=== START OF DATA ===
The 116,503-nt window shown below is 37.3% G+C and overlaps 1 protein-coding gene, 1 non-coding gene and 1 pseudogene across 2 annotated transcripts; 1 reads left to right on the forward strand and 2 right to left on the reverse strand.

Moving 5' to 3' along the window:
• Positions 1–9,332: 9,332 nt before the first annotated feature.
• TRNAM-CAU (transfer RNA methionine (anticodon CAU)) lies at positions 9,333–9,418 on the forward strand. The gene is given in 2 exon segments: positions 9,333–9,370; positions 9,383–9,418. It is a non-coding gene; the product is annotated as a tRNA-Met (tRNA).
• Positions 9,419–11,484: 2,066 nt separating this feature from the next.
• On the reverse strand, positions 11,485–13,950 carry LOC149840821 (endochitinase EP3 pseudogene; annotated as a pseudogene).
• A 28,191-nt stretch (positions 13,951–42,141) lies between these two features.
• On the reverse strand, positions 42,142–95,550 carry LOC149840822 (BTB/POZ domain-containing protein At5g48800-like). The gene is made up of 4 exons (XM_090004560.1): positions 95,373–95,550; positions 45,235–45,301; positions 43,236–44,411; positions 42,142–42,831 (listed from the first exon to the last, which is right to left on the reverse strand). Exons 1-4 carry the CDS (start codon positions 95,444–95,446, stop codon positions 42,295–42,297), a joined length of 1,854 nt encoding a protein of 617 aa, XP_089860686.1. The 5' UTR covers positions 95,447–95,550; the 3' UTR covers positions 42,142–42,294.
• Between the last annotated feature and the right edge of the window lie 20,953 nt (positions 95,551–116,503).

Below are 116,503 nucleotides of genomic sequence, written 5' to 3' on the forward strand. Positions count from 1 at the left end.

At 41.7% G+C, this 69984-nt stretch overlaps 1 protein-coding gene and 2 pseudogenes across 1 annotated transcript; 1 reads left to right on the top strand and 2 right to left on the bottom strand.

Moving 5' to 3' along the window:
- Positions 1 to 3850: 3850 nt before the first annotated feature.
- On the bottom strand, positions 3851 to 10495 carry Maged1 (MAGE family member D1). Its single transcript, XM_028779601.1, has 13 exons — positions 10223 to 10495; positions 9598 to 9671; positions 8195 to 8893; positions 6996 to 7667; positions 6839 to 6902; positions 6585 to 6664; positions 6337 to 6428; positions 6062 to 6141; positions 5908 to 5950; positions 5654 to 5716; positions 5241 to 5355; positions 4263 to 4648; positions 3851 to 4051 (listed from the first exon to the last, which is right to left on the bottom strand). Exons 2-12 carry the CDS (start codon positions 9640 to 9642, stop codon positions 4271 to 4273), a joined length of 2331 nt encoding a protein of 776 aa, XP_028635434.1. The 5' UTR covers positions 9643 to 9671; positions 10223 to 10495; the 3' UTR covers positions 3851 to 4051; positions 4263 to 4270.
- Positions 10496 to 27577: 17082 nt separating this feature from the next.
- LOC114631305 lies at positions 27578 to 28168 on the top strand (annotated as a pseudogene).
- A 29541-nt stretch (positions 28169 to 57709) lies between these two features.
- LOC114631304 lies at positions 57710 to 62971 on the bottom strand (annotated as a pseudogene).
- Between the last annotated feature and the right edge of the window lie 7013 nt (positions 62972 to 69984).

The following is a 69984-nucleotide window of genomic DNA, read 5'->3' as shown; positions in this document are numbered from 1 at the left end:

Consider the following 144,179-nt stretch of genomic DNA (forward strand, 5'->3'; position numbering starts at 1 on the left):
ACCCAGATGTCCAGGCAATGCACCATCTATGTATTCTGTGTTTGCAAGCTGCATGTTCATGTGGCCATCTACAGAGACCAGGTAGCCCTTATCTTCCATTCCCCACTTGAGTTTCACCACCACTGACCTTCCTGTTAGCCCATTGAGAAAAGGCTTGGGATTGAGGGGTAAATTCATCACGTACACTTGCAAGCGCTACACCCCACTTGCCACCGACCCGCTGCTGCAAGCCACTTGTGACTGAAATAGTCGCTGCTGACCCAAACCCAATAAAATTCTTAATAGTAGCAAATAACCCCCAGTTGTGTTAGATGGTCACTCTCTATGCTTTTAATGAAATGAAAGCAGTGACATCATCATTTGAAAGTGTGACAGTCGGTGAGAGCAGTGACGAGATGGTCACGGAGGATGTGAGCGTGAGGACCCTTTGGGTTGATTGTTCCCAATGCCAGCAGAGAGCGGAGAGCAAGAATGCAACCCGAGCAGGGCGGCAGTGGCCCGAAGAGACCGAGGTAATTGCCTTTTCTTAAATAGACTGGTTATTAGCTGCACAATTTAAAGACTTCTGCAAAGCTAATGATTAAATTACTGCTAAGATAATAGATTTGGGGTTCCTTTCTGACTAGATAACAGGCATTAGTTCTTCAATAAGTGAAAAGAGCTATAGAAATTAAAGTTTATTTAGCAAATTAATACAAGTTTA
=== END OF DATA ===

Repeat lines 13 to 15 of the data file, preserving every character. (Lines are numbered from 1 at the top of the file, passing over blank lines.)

- Positions 1 to 3850: 3850 nt before the first annotated feature.
- On the bottom strand, positions 3851 to 10495 carry Maged1 (MAGE family member D1). Its single transcript, XM_028779601.1, has 13 exons — positions 10223 to 10495; positions 9598 to 9671; positions 8195 to 8893; positions 6996 to 7667; positions 6839 to 6902; positions 6585 to 6664; positions 6337 to 6428; positions 6062 to 6141; positions 5908 to 5950; positions 5654 to 5716; positions 5241 to 5355; positions 4263 to 4648; positions 3851 to 4051 (listed from the first exon to the last, which is right to left on the bottom strand). Exons 2-12 carry the CDS (start codon positions 9640 to 9642, stop codon positions 4271 to 4273), a joined length of 2331 nt encoding a protein of 776 aa, XP_028635434.1. The 5' UTR covers positions 9643 to 9671; positions 10223 to 10495; the 3' UTR covers positions 3851 to 4051; positions 4263 to 4270.
- Positions 10496 to 27577: 17082 nt separating this feature from the next.